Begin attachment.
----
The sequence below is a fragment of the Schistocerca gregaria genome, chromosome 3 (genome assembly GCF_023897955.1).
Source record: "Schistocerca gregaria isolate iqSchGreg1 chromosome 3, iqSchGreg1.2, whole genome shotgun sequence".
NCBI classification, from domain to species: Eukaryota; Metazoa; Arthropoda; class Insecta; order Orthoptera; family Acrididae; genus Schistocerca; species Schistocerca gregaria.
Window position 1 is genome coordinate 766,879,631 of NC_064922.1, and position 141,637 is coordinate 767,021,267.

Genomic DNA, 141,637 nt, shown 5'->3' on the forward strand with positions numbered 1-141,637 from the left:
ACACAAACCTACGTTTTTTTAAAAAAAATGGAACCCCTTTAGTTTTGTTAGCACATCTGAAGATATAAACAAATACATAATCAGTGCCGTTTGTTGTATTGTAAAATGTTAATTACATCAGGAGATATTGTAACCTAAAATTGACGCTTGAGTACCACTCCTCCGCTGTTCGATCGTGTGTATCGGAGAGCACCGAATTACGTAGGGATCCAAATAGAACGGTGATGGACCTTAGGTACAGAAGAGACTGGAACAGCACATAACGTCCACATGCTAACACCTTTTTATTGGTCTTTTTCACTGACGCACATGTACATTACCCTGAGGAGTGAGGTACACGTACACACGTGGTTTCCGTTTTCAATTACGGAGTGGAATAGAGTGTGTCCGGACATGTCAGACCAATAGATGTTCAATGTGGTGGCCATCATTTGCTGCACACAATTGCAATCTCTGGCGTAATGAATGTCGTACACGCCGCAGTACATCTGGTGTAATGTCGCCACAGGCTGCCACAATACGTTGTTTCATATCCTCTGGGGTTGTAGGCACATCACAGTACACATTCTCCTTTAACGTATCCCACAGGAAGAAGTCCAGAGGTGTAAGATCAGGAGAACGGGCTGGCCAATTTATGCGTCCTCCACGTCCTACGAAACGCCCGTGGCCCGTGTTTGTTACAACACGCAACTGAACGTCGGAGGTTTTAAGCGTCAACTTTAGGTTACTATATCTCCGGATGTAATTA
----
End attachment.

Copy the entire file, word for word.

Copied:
The sequence below is a fragment of the Schistocerca gregaria genome, chromosome 3 (genome assembly GCF_023897955.1).
Source record: "Schistocerca gregaria isolate iqSchGreg1 chromosome 3, iqSchGreg1.2, whole genome shotgun sequence".
NCBI classification, from domain to species: Eukaryota; Metazoa; Arthropoda; class Insecta; order Orthoptera; family Acrididae; genus Schistocerca; species Schistocerca gregaria.
Window position 1 is genome coordinate 766,879,631 of NC_064922.1, and position 141,637 is coordinate 767,021,267.

Genomic DNA, 141,637 nt, shown 5'->3' on the forward strand with positions numbered 1-141,637 from the left:
ACACAAACCTACGTTTTTTTAAAAAAAATGGAACCCCTTTAGTTTTGTTAGCACATCTGAAGATATAAACAAATACATAATCAGTGCCGTTTGTTGTATTGTAAAATGTTAATTACATCAGGAGATATTGTAACCTAAAATTGACGCTTGAGTACCACTCCTCCGCTGTTCGATCGTGTGTATCGGAGAGCACCGAATTACGTAGGGATCCAAATAGAACGGTGATGGACCTTAGGTACAGAAGAGACTGGAACAGCACATAACGTCCACATGCTAACACCTTTTTATTGGTCTTTTTCACTGACGCACATGTACATTACCCTGAGGAGTGAGGTACACGTACACACGTGGTTTCCGTTTTCAATTACGGAGTGGAATAGAGTGTGTCCGGACATGTCAGACCAATAGATGTTCAATGTGGTGGCCATCATTTGCTGCACACAATTGCAATCTCTGGCGTAATGAATGTCGTACACGCCGCAGTACATCTGGTGTAATGTCGCCACAGGCTGCCACAATACGTTGTTTCATATCCTCTGGGGTTGTAGGCACATCACAGTACACATTCTCCTTTAACGTATCCCACAGGAAGAAGTCCAGAGGTGTAAGATCAGGAGAACGGGCTGGCCAATTTATGCGTCCTCCACGTCCTACGAAACGCCCGTGGCCCGTGTTTGTTACAACACGCAACTGAACGTCGGAGGTTTTAAGCGTCAACTTTAGGTTACTATATCTCCGGATGTAATTA